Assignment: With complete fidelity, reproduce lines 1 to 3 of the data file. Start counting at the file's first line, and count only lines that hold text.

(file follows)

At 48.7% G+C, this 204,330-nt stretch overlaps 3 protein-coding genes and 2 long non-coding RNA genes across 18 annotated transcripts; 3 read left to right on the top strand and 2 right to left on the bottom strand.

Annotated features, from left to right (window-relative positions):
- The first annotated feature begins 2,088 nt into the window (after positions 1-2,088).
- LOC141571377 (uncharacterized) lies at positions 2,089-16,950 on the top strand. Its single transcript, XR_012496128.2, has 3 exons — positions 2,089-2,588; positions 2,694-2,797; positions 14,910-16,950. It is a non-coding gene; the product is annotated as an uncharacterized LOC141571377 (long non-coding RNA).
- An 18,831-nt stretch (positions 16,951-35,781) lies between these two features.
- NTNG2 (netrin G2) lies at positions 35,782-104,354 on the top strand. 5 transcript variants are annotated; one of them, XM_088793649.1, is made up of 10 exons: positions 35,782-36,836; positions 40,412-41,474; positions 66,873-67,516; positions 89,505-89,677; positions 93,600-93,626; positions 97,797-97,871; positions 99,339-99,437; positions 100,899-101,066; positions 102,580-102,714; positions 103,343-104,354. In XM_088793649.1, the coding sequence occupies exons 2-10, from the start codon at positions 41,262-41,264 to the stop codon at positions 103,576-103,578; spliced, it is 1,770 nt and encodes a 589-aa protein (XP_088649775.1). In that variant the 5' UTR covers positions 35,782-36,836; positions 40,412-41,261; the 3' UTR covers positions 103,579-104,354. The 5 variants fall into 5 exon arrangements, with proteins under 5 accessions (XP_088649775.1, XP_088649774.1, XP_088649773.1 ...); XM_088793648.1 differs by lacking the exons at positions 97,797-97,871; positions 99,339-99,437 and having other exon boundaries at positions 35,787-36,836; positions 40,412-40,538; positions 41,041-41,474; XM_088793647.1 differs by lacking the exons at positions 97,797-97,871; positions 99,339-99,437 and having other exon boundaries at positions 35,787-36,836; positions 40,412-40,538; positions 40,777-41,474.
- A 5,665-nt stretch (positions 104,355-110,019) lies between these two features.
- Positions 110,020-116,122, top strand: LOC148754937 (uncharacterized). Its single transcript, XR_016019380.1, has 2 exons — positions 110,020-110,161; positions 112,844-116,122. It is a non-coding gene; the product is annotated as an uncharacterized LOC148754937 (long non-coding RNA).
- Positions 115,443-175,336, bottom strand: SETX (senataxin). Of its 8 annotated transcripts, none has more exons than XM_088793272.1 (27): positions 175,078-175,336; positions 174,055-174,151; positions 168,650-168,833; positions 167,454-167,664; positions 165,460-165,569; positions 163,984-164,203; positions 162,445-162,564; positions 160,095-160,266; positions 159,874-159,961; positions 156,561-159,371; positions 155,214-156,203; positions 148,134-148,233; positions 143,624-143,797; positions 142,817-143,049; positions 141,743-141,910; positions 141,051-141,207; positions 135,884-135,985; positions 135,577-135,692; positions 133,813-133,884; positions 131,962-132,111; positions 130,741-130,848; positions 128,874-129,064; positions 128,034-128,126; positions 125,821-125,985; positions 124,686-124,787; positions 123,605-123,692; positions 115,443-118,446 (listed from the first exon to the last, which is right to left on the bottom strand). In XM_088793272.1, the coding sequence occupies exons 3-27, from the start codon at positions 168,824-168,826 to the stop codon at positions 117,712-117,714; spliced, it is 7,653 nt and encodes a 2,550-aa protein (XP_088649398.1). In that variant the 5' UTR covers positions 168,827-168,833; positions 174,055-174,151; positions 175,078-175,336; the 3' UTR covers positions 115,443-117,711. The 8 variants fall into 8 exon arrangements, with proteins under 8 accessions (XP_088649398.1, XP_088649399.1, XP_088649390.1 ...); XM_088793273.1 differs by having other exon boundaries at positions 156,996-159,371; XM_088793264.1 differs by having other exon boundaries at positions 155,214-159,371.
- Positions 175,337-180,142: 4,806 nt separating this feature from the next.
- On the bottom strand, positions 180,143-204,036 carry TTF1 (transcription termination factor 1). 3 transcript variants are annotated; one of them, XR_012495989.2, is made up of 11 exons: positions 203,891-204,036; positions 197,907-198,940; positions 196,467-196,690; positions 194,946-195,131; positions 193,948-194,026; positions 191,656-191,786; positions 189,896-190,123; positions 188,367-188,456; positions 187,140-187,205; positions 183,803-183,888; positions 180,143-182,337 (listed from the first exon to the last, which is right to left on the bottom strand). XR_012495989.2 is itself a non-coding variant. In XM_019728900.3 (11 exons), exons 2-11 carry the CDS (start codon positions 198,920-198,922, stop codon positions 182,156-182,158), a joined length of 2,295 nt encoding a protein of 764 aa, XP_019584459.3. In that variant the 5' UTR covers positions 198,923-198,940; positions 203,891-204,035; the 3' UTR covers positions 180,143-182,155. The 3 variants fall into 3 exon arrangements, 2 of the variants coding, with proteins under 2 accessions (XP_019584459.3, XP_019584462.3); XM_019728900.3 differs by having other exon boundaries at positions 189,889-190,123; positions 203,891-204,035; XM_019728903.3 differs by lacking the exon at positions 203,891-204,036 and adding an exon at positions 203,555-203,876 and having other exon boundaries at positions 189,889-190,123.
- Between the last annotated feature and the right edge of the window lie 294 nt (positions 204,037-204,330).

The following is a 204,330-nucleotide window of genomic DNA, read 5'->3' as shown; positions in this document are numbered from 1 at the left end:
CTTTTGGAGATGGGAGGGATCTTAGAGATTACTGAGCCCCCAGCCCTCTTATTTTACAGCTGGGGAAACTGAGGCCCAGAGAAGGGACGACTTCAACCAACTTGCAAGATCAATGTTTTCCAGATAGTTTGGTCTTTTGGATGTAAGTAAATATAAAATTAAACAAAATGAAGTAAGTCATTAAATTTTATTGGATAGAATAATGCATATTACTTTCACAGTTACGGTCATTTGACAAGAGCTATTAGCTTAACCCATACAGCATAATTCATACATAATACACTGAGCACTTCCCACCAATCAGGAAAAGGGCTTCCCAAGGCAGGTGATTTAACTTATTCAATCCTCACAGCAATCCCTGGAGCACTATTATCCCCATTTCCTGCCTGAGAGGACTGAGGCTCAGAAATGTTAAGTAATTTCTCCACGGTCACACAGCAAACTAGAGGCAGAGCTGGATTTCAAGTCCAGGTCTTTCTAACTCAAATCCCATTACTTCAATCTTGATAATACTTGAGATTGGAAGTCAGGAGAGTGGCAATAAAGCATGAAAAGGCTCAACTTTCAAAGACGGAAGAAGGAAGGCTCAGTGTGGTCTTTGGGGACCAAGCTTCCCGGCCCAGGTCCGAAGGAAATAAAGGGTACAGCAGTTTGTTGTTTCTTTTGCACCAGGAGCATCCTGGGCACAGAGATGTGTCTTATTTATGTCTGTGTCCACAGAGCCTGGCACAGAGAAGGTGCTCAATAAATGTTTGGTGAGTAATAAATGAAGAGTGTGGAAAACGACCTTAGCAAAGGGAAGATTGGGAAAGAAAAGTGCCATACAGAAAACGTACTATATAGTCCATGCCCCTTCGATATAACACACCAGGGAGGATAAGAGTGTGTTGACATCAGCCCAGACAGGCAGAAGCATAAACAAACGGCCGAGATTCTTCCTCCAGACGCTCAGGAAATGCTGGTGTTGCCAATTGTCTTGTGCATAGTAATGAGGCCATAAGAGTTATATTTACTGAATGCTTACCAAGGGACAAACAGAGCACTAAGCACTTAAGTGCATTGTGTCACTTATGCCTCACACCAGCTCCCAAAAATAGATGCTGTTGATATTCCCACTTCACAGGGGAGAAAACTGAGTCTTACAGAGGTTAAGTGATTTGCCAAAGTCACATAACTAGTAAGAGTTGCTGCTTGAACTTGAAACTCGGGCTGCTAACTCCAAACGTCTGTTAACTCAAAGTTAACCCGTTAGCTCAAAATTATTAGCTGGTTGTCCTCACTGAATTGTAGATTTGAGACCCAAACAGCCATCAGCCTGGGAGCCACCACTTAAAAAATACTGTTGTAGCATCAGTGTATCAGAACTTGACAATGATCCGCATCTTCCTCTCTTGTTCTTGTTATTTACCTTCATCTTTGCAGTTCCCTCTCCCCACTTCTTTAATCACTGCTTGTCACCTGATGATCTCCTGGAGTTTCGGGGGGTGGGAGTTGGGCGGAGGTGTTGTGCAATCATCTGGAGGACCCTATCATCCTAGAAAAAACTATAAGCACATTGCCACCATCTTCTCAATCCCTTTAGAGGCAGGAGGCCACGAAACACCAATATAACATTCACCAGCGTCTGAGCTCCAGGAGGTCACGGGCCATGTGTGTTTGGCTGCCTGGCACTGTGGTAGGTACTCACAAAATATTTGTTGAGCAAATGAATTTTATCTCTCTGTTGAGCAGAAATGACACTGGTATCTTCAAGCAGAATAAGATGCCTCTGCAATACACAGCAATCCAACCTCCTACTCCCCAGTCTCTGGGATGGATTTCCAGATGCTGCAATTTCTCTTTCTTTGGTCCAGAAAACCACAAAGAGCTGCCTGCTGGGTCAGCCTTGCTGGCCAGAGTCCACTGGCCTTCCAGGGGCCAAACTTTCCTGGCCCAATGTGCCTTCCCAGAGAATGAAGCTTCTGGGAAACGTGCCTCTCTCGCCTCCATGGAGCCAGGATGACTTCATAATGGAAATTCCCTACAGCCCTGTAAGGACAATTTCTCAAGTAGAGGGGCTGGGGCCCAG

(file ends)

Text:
At 48.7% G+C, this 204,330-nt stretch overlaps 3 protein-coding genes and 2 long non-coding RNA genes across 18 annotated transcripts; 3 read left to right on the top strand and 2 right to left on the bottom strand.

Annotated features, from left to right (window-relative positions):
- The first annotated feature begins 2,088 nt into the window (after positions 1-2,088).